The Williamsburg chapter of the Sons of the American Revolution commemorated the African Americans who served on the American side during the Revolutionary War and who are buried in the Old Elam Cemetery in Ruthville, and served Charles City County in the Revolutionary War. A granite monument engraved with the names of 26 African American patriots from Charles City County is dedicated there.
More than 500 African American Virginians served on the American side in the Revolutionary War. . The SAR believes the national total is as high as 20,000, instead of the 5,000 usually cited by historians. According to French reports, over 25% of those fighting on the Revolutionary side at the Battle of Yorktown were African American.
Elam, founded in 1810, is the third oldest black church in Virginia. The Sons and Daughters of the American Revolution from Virginia, Ohio and Pennsylvania gathered with church members and local dignitaries gathered to pay tribute to these long-neglected heroes.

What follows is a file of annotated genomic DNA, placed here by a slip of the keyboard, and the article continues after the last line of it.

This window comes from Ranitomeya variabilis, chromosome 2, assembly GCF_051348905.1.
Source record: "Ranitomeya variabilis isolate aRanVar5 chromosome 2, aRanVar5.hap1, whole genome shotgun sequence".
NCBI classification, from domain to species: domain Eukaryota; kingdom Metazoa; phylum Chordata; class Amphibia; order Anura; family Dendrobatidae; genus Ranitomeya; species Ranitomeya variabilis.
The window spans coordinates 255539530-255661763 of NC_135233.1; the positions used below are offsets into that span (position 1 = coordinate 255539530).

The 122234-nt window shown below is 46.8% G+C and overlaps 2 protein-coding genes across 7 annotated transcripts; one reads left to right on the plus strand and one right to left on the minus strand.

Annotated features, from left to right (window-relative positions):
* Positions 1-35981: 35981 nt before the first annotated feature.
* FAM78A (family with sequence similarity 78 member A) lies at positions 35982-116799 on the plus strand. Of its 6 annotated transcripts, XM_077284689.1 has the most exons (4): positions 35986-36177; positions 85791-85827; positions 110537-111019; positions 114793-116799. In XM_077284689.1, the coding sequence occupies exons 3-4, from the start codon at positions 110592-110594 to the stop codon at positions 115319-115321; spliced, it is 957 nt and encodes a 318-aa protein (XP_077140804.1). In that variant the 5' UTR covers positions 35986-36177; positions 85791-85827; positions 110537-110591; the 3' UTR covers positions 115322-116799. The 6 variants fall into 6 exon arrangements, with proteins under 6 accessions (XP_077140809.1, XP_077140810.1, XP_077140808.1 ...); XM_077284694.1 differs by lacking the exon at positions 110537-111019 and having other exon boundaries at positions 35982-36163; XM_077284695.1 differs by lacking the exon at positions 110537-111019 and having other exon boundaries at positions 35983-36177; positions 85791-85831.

Every citizen owes those African American patriots an enormous debt for mobilizing the principles of the Declaration of Independence in the pursuit of happiness.
Judith Ledbetter of the Charles City County's History Center is lobbying to create a genealogy program to educate students and determine how many could be descendants of Revolutionary War soldiers. Research among fourth-graders suggests that over 50 percent could be children of the American Revolution. Profiles of descendants and a roster of soldiers are posted at the county's Web site (www.charlescity.org)
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